Sunday, March 23, 2008

More Garden Construction

I woke up thinking about that frog-pond. So, well, I started digging. Now we have a frog-pond.

The little sapling in the picture is a witchhazel. Across the tiny pond from the big rock is a pile of displaced decaying organic matter, which I topped with moss and a mushroom-covered chunk of old tree. I also attempted t transplant a few skunk cabbages into it, but I suspect they won’t take well to being dug up. Most of the displaced skunk cabbage I just hacked out of the muck and chucked farther into the woods. I hate to kill it, but there is no shortage of it here, and when the rest grows in around this little puddle it’s going to look like tropical dinosaur land from this rock!

I moved many buckets of the thick black muck to a couple of locations along my path, to form beds for a few plants I ordered. Last week on a whim I ordered three American bittersweet vines, to provide berries for the birds; a mountain laurel, a couple of mayflowers, and a couple of trilliums – all pretty natives. Now I have a place to put them!

I also ordered ramp seeds from Ramp Farm. Ramps are a native onion, reportedly similar to leeks. The photo of the sign at Ramp Farm shows a cluster of ramps and jack-in-the-pulpit. Since jack-in-the-pulpit already seems to find our shady spaces delightful, I’m guessing ramps will grow here well, too. The only drawback: it takes a warm season, followed by a cold season, to get ramps to germinate from seed, and after that it’ll still be a couple of years before they can be harvested. And even then I’ll want to leave most of them in the ground to let them form a sustainable colony.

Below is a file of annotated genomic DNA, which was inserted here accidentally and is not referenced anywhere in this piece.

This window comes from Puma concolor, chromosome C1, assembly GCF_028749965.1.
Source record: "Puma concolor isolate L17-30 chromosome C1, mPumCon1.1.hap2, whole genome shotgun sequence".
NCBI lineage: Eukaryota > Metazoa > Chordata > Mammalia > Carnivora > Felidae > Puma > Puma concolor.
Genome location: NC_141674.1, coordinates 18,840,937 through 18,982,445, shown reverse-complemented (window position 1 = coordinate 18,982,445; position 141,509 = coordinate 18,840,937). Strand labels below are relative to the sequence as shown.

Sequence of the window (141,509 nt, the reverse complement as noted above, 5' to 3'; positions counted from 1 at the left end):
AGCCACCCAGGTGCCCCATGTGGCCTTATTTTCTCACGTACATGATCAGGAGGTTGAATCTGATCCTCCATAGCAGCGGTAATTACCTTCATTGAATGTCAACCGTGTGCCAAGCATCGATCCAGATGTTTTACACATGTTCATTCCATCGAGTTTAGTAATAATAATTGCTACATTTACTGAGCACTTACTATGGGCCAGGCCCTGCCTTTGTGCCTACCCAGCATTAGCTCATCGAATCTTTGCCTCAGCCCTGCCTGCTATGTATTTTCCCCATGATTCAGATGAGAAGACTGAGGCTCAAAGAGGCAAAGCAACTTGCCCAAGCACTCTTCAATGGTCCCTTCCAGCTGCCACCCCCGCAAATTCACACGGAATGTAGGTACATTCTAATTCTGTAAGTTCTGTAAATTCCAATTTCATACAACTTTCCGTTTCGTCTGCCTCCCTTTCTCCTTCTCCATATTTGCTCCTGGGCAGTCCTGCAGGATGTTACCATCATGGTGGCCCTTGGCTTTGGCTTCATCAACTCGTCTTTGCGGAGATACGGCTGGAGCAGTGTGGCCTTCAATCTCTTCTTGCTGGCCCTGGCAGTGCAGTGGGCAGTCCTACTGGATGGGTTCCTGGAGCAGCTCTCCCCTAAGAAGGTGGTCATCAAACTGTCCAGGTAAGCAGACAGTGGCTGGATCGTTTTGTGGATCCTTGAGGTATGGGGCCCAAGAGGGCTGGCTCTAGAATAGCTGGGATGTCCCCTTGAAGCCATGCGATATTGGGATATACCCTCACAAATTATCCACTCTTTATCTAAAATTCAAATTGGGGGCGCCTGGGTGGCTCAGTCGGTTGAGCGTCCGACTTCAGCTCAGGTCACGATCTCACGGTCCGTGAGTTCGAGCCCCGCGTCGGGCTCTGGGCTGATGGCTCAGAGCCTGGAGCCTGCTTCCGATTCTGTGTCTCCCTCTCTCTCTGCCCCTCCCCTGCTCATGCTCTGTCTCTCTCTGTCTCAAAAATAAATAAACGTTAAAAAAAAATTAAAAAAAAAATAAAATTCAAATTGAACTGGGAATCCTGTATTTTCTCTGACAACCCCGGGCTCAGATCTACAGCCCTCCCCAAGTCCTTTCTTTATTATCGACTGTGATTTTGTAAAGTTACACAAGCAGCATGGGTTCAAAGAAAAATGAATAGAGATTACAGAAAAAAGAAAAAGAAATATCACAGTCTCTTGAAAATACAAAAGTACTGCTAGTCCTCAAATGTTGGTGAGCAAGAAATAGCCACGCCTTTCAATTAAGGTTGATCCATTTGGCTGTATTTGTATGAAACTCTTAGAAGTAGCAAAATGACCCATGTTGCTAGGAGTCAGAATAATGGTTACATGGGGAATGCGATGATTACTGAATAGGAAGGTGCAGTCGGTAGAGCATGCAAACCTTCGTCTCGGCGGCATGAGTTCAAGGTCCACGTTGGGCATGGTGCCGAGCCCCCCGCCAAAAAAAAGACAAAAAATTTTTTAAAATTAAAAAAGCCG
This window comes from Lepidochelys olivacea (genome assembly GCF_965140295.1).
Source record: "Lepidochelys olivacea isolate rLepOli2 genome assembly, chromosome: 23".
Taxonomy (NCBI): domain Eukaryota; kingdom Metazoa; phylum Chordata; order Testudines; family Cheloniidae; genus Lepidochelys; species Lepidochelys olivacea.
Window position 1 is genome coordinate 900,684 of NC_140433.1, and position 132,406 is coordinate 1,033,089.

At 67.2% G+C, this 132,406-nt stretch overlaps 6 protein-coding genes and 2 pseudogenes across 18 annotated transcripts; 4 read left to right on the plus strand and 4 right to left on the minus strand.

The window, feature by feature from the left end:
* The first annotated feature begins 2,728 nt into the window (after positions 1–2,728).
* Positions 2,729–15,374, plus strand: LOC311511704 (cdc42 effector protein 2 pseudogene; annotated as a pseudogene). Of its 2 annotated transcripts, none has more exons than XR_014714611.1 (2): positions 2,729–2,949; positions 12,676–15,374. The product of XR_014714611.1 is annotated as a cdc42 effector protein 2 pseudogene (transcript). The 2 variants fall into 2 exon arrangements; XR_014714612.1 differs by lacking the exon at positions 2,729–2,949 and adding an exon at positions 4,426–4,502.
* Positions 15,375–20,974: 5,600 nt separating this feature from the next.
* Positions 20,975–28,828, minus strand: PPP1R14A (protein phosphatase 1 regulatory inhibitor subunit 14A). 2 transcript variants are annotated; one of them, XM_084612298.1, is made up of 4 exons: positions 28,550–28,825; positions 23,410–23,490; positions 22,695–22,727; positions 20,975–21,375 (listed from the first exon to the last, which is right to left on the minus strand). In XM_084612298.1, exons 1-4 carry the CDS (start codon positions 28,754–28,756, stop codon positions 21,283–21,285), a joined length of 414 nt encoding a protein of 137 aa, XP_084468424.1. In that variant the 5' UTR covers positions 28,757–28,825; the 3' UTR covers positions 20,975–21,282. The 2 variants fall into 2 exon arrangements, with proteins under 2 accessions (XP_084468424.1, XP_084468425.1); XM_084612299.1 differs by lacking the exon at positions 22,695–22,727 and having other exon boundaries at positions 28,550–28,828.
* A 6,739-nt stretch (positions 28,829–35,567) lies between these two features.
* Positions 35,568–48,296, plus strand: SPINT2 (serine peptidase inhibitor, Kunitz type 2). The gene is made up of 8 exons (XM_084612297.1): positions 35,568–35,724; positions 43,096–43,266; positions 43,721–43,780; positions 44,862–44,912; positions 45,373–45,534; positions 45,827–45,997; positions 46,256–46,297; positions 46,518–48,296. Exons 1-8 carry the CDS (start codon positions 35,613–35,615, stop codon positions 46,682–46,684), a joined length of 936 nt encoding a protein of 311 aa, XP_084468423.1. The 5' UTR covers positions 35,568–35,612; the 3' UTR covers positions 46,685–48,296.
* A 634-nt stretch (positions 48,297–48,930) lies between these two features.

Chris has correctly called me a plant addict.

Saturday, March 22, 2008

Garden Construction

Chris and I have only one real shovel between the two of us, which means that when one of us digs, the other has got to find something else to do. Chris was in a real digging mood today, so I started investigating the possibility of making a path down to the swamp. Chris obliged me by bringing wheel-barrows full of sand. I trimmed the plants, raked the sand around, and placed those slates that I had previously found stacked in the woods. And now we have a path!

It isn’t a long path, but it cuts through an area that was formerly mushy, and that will be dense with tick-infested foliage in another month. It ends perfectly on a large, flat rock that has the Indian pipe bed on one side, and deep mush on the other. This means that I will have safe access to my swamp come summer, hooray!

For now though, it looks like an ugly scar through the woods. I’ll still have some trimming and planting and poison-ivy removal to do, but I think the area will naturalize beautifully into a secret green niche. Perhaps later I’ll even shovel out a little of the marsh around the rock to make a frog-pond.

I also spent some time moving rocks and sand about other parts of the yard. The giant sand-heap is now looking a little like the raised bed that it will eventually become, and the drainage ditch at the end of the driveway is finished, if still dirty-looking. It also seems to function as intended; which is to say our driveway did not look like Lake Michigan during the last rain.